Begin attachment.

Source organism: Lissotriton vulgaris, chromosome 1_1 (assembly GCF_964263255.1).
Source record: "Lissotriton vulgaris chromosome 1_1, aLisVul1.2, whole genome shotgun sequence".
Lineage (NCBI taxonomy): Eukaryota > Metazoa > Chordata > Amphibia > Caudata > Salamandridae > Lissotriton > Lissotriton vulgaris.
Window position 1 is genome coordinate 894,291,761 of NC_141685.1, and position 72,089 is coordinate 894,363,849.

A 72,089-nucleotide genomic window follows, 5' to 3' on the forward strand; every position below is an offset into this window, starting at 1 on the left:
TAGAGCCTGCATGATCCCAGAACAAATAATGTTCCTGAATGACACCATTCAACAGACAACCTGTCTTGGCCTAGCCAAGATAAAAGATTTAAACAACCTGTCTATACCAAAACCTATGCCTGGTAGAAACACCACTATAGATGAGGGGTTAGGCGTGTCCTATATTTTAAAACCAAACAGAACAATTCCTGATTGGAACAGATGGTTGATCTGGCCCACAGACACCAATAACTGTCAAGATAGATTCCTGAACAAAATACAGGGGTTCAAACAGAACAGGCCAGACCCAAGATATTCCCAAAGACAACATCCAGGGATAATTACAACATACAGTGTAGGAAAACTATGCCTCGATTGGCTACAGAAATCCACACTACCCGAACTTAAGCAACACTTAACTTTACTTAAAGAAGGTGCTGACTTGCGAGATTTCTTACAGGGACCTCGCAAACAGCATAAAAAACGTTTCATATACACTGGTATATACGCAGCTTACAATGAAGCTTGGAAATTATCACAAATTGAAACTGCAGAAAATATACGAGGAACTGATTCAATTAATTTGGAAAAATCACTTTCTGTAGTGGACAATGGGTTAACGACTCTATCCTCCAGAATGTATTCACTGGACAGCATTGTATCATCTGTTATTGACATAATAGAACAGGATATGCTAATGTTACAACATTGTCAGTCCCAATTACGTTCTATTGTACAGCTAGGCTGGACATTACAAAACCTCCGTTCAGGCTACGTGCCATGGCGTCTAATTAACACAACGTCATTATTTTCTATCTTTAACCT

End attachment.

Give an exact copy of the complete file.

Source organism: Lissotriton vulgaris, chromosome 1_1 (assembly GCF_964263255.1).
Source record: "Lissotriton vulgaris chromosome 1_1, aLisVul1.2, whole genome shotgun sequence".
Lineage (NCBI taxonomy): Eukaryota > Metazoa > Chordata > Amphibia > Caudata > Salamandridae > Lissotriton > Lissotriton vulgaris.
Window position 1 is genome coordinate 894,291,761 of NC_141685.1, and position 72,089 is coordinate 894,363,849.

A 72,089-nucleotide genomic window follows, 5' to 3' on the forward strand; every position below is an offset into this window, starting at 1 on the left:
TAGAGCCTGCATGATCCCAGAACAAATAATGTTCCTGAATGACACCATTCAACAGACAACCTGTCTTGGCCTAGCCAAGATAAAAGATTTAAACAACCTGTCTATACCAAAACCTATGCCTGGTAGAAACACCACTATAGATGAGGGGTTAGGCGTGTCCTATATTTTAAAACCAAACAGAACAATTCCTGATTGGAACAGATGGTTGATCTGGCCCACAGACACCAATAACTGTCAAGATAGATTCCTGAACAAAATACAGGGGTTCAAACAGAACAGGCCAGACCCAAGATATTCCCAAAGACAACATCCAGGGATAATTACAACATACAGTGTAGGAAAACTATGCCTCGATTGGCTACAGAAATCCACACTACCCGAACTTAAGCAACACTTAACTTTACTTAAAGAAGGTGCTGACTTGCGAGATTTCTTACAGGGACCTCGCAAACAGCATAAAAAACGTTTCATATACACTGGTATATACGCAGCTTACAATGAAGCTTGGAAATTATCACAAATTGAAACTGCAGAAAATATACGAGGAACTGATTCAATTAATTTGGAAAAATCACTTTCTGTAGTGGACAATGGGTTAACGACTCTATCCTCCAGAATGTATTCACTGGACAGCATTGTATCATCTGTTATTGACATAATAGAACAGGATATGCTAATGTTACAACATTGTCAGTCCCAATTACGTTCTATTGTACAGCTAGGCTGGACATTACAAAACCTCCGTTCAGGCTACGTGCCATGGCGTCTAATTAACACAACGTCATTATTTTCTATCTTTAACCT